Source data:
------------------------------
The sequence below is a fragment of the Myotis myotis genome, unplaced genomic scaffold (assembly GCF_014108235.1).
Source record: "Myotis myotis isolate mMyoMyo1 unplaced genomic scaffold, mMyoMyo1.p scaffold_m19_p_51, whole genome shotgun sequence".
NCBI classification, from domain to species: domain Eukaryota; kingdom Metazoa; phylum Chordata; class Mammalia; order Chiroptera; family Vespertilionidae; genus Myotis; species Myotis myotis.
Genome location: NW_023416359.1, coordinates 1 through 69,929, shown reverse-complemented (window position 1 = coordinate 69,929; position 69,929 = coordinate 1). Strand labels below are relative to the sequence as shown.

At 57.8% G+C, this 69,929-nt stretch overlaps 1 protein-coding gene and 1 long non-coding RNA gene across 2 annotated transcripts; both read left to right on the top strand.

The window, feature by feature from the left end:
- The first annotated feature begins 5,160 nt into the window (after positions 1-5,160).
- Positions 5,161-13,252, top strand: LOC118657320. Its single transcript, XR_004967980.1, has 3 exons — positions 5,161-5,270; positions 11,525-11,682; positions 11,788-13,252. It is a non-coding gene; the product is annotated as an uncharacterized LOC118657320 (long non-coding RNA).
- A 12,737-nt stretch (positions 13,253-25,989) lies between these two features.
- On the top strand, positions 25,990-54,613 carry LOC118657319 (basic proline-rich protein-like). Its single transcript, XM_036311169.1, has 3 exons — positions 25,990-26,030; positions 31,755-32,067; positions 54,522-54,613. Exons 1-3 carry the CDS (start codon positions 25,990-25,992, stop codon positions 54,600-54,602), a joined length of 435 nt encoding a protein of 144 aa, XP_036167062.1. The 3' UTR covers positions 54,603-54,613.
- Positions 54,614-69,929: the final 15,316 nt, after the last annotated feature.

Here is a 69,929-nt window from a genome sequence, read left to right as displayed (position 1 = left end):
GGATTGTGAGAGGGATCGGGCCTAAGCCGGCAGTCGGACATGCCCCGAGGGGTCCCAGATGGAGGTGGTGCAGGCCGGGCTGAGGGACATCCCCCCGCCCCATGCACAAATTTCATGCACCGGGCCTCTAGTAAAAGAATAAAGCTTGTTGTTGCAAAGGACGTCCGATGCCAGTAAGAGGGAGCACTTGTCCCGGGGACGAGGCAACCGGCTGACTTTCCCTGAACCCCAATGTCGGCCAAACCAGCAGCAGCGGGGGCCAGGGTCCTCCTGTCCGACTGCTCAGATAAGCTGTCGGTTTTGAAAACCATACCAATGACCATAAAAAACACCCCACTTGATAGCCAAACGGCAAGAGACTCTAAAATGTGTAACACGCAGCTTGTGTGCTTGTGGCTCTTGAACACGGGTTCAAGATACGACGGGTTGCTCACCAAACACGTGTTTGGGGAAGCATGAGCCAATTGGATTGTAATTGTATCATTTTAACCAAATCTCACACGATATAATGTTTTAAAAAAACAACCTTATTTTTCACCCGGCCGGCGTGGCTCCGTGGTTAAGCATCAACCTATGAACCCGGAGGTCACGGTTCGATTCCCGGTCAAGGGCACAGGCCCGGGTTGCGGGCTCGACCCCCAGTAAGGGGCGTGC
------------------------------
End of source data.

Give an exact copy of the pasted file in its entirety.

The sequence below is a fragment of the Myotis myotis genome, unplaced genomic scaffold (assembly GCF_014108235.1).
Source record: "Myotis myotis isolate mMyoMyo1 unplaced genomic scaffold, mMyoMyo1.p scaffold_m19_p_51, whole genome shotgun sequence".
NCBI classification, from domain to species: domain Eukaryota; kingdom Metazoa; phylum Chordata; class Mammalia; order Chiroptera; family Vespertilionidae; genus Myotis; species Myotis myotis.
Genome location: NW_023416359.1, coordinates 1 through 69,929, shown reverse-complemented (window position 1 = coordinate 69,929; position 69,929 = coordinate 1). Strand labels below are relative to the sequence as shown.

At 57.8% G+C, this 69,929-nt stretch overlaps 1 protein-coding gene and 1 long non-coding RNA gene across 2 annotated transcripts; both read left to right on the top strand.

The window, feature by feature from the left end:
- The first annotated feature begins 5,160 nt into the window (after positions 1-5,160).
- Positions 5,161-13,252, top strand: LOC118657320. Its single transcript, XR_004967980.1, has 3 exons — positions 5,161-5,270; positions 11,525-11,682; positions 11,788-13,252. It is a non-coding gene; the product is annotated as an uncharacterized LOC118657320 (long non-coding RNA).
- A 12,737-nt stretch (positions 13,253-25,989) lies between these two features.
- On the top strand, positions 25,990-54,613 carry LOC118657319 (basic proline-rich protein-like). Its single transcript, XM_036311169.1, has 3 exons — positions 25,990-26,030; positions 31,755-32,067; positions 54,522-54,613. Exons 1-3 carry the CDS (start codon positions 25,990-25,992, stop codon positions 54,600-54,602), a joined length of 435 nt encoding a protein of 144 aa, XP_036167062.1. The 3' UTR covers positions 54,603-54,613.
- Positions 54,614-69,929: the final 15,316 nt, after the last annotated feature.

Here is a 69,929-nt window from a genome sequence, read left to right as displayed (position 1 = left end):
GGATTGTGAGAGGGATCGGGCCTAAGCCGGCAGTCGGACATGCCCCGAGGGGTCCCAGATGGAGGTGGTGCAGGCCGGGCTGAGGGACATCCCCCCGCCCCATGCACAAATTTCATGCACCGGGCCTCTAGTAAAAGAATAAAGCTTGTTGTTGCAAAGGACGTCCGATGCCAGTAAGAGGGAGCACTTGTCCCGGGGACGAGGCAACCGGCTGACTTTCCCTGAACCCCAATGTCGGCCAAACCAGCAGCAGCGGGGGCCAGGGTCCTCCTGTCCGACTGCTCAGATAAGCTGTCGGTTTTGAAAACCATACCAATGACCATAAAAAACACCCCACTTGATAGCCAAACGGCAAGAGACTCTAAAATGTGTAACACGCAGCTTGTGTGCTTGTGGCTCTTGAACACGGGTTCAAGATACGACGGGTTGCTCACCAAACACGTGTTTGGGGAAGCATGAGCCAATTGGATTGTAATTGTATCATTTTAACCAAATCTCACACGATATAATGTTTTAAAAAAACAACCTTATTTTTCACCCGGCCGGCGTGGCTCCGTGGTTAAGCATCAACCTATGAACCCGGAGGTCACGGTTCGATTCCCGGTCAAGGGCACAGGCCCGGGTTGCGGGCTCGACCCCCAGTAAGGGGCGTGC